Google’s self-driving car project, the first drive.

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The Google Car is fully electric, big enough for two passengers. It’ll only go 25 miles per hour. Your involvement with the car consists of four things: get in, put on your seatbelt, press the Start button, and wait. While you’re waiting, maybe check out the large screen in the center console, which shows the temperature and the time remaining in your journey but could easily display just about anything else. Like, say, a Chrome browser for catching up on your Gmail or watching YouTube while you ride.

Google’s had trouble finding willing partners for its ambitious automotive project — it’s always just hacked sensors and cameras onto existing vehicles, which creates a bunch of visibility and sensory limitations — which may be because what it was asking for was only just shy of insane. Nothing about this car is traditional: it has a front made of compressible foam, a flexible plastic windshield, and a dual-motor system that keeps the car running even if part of its engine fails. It’s easy to imagine executives at GM balking at quite literally reinventing the wheel to help Google X with its latest moonshot.

Google_Self-Driving_Prototype__1_

The Google Car is fully electric, big enough for two passengers. It’ll only go 25 miles per hour. Your involvement with the car consists of four things: get in, put on your seatbelt, press the Start button, and wait. While you’re waiting, maybe check out the large screen in the center console, which shows the temperature and the time remaining in your journey but could easily display just about anything else. Like, say, a Chrome browser for catching up on your Gmail or watching YouTube while you ride.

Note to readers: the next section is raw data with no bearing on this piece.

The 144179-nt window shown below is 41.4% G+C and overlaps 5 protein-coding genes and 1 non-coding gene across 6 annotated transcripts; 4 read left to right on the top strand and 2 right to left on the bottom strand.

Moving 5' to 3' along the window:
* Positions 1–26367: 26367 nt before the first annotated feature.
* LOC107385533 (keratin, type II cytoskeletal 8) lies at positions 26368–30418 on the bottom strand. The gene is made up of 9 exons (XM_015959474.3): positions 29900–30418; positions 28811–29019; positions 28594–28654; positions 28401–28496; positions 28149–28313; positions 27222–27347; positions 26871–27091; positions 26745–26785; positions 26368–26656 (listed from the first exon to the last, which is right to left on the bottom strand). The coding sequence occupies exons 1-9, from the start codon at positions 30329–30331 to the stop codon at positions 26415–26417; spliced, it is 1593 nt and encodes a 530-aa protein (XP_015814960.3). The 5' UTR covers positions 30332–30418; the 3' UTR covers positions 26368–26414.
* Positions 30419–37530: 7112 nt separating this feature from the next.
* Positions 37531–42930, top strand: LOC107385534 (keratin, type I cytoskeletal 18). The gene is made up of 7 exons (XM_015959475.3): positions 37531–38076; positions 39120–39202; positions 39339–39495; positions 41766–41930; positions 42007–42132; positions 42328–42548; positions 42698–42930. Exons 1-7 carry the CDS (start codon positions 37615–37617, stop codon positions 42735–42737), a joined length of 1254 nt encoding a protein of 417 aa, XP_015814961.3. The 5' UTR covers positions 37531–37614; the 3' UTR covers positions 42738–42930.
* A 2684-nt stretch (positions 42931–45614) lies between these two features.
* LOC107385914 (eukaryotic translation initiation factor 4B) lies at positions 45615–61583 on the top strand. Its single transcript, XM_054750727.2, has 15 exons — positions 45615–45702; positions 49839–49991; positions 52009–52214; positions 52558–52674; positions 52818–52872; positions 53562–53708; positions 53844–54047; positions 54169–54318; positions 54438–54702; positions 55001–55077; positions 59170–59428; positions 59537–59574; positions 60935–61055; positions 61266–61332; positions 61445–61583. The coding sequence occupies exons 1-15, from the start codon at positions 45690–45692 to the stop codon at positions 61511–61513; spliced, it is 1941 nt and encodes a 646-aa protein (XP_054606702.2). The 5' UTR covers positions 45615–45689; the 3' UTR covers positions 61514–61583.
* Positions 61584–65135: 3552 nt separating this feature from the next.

Self-driving cars are coming. That’s essentially a given: the technology already mostly works, and nearly all automakers believe autonomous vehicles are both a good and feasible idea. They disagree only on the timing, though “by 2020″ has become an increasingly popular refrain. The biggest remaining challenges appear to be regulatory rather than technological, as governments start to answer questions like who’s responsible when a self-driving car gets in an accident.

More info on: The Verge

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